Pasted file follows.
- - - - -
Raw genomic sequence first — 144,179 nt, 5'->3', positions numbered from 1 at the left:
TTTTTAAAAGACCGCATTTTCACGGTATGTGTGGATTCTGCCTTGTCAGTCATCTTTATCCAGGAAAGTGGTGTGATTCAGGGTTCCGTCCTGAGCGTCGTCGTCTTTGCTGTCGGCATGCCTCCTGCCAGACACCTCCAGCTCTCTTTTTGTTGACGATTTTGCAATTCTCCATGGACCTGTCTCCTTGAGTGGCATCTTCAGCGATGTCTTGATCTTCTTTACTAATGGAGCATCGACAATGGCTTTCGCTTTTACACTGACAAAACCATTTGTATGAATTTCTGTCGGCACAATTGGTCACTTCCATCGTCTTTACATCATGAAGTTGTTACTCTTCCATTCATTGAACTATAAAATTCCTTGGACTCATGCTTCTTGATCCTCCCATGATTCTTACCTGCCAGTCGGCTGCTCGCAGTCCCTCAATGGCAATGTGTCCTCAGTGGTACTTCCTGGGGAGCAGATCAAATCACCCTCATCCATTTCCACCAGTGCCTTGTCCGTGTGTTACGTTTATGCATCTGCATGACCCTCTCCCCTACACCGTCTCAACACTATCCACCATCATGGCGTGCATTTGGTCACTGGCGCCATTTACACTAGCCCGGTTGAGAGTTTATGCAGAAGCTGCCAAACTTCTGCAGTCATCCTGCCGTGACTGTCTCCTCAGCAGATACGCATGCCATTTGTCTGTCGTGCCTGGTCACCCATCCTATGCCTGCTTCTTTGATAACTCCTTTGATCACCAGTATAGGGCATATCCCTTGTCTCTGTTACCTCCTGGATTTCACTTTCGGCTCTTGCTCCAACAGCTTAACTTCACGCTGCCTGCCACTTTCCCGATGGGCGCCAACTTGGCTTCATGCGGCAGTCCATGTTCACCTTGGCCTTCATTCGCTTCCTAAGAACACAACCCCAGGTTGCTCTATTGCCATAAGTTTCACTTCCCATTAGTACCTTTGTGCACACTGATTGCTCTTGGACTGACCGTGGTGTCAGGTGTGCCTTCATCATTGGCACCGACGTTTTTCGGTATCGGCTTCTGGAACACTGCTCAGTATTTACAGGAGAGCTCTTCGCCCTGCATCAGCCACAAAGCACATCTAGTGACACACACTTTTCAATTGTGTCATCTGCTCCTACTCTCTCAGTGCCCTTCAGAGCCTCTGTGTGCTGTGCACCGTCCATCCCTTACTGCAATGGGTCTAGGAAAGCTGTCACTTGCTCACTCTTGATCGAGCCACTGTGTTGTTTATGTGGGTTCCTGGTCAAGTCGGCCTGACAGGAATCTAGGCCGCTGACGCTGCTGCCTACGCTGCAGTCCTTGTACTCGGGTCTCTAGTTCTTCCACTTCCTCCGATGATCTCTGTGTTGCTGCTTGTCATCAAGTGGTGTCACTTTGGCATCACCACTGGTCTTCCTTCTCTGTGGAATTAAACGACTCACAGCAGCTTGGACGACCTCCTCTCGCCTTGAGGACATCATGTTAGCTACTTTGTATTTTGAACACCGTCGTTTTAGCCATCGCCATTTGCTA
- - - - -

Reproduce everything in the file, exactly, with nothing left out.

Raw genomic sequence first — 144,179 nt, 5'->3', positions numbered from 1 at the left:
TTTTTAAAAGACCGCATTTTCACGGTATGTGTGGATTCTGCCTTGTCAGTCATCTTTATCCAGGAAAGTGGTGTGATTCAGGGTTCCGTCCTGAGCGTCGTCGTCTTTGCTGTCGGCATGCCTCCTGCCAGACACCTCCAGCTCTCTTTTTGTTGACGATTTTGCAATTCTCCATGGACCTGTCTCCTTGAGTGGCATCTTCAGCGATGTCTTGATCTTCTTTACTAATGGAGCATCGACAATGGCTTTCGCTTTTACACTGACAAAACCATTTGTATGAATTTCTGTCGGCACAATTGGTCACTTCCATCGTCTTTACATCATGAAGTTGTTACTCTTCCATTCATTGAACTATAAAATTCCTTGGACTCATGCTTCTTGATCCTCCCATGATTCTTACCTGCCAGTCGGCTGCTCGCAGTCCCTCAATGGCAATGTGTCCTCAGTGGTACTTCCTGGGGAGCAGATCAAATCACCCTCATCCATTTCCACCAGTGCCTTGTCCGTGTGTTACGTTTATGCATCTGCATGACCCTCTCCCCTACACCGTCTCAACACTATCCACCATCATGGCGTGCATTTGGTCACTGGCGCCATTTACACTAGCCCGGTTGAGAGTTTATGCAGAAGCTGCCAAACTTCTGCAGTCATCCTGCCGTGACTGTCTCCTCAGCAGATACGCATGCCATTTGTCTGTCGTGCCTGGTCACCCATCCTATGCCTGCTTCTTTGATAACTCCTTTGATCACCAGTATAGGGCATATCCCTTGTCTCTGTTACCTCCTGGATTTCACTTTCGGCTCTTGCTCCAACAGCTTAACTTCACGCTGCCTGCCACTTTCCCGATGGGCGCCAACTTGGCTTCATGCGGCAGTCCATGTTCACCTTGGCCTTCATTCGCTTCCTAAGAACACAACCCCAGGTTGCTCTATTGCCATAAGTTTCACTTCCCATTAGTACCTTTGTGCACACTGATTGCTCTTGGACTGACCGTGGTGTCAGGTGTGCCTTCATCATTGGCACCGACGTTTTTCGGTATCGGCTTCTGGAACACTGCTCAGTATTTACAGGAGAGCTCTTCGCCCTGCATCAGCCACAAAGCACATCTAGTGACACACACTTTTCAATTGTGTCATCTGCTCCTACTCTCTCAGTGCCCTTCAGAGCCTCTGTGTGCTGTGCACCGTCCATCCCTTACTGCAATGGGTCTAGGAAAGCTGTCACTTGCTCACTCTTGATCGAGCCACTGTGTTGTTTATGTGGGTTCCTGGTCAAGTCGGCCTGACAGGAATCTAGGCCGCTGACGCTGCTGCCTACGCTGCAGTCCTTGTACTCGGGTCTCTAGTTCTTCCACTTCCTCCGATGATCTCTGTGTTGCTGCTTGTCATCAAGTGGTGTCACTTTGGCATCACCACTGGTCTTCCTTCTCTGTGGAATTAAACGACTCACAGCAGCTTGGACGACCTCCTCTCGCCTTGAGGACATCATGTTAGCTACTTTGTATTTTGAACACCGTCGTTTTAGCCATCGCCATTTGCTA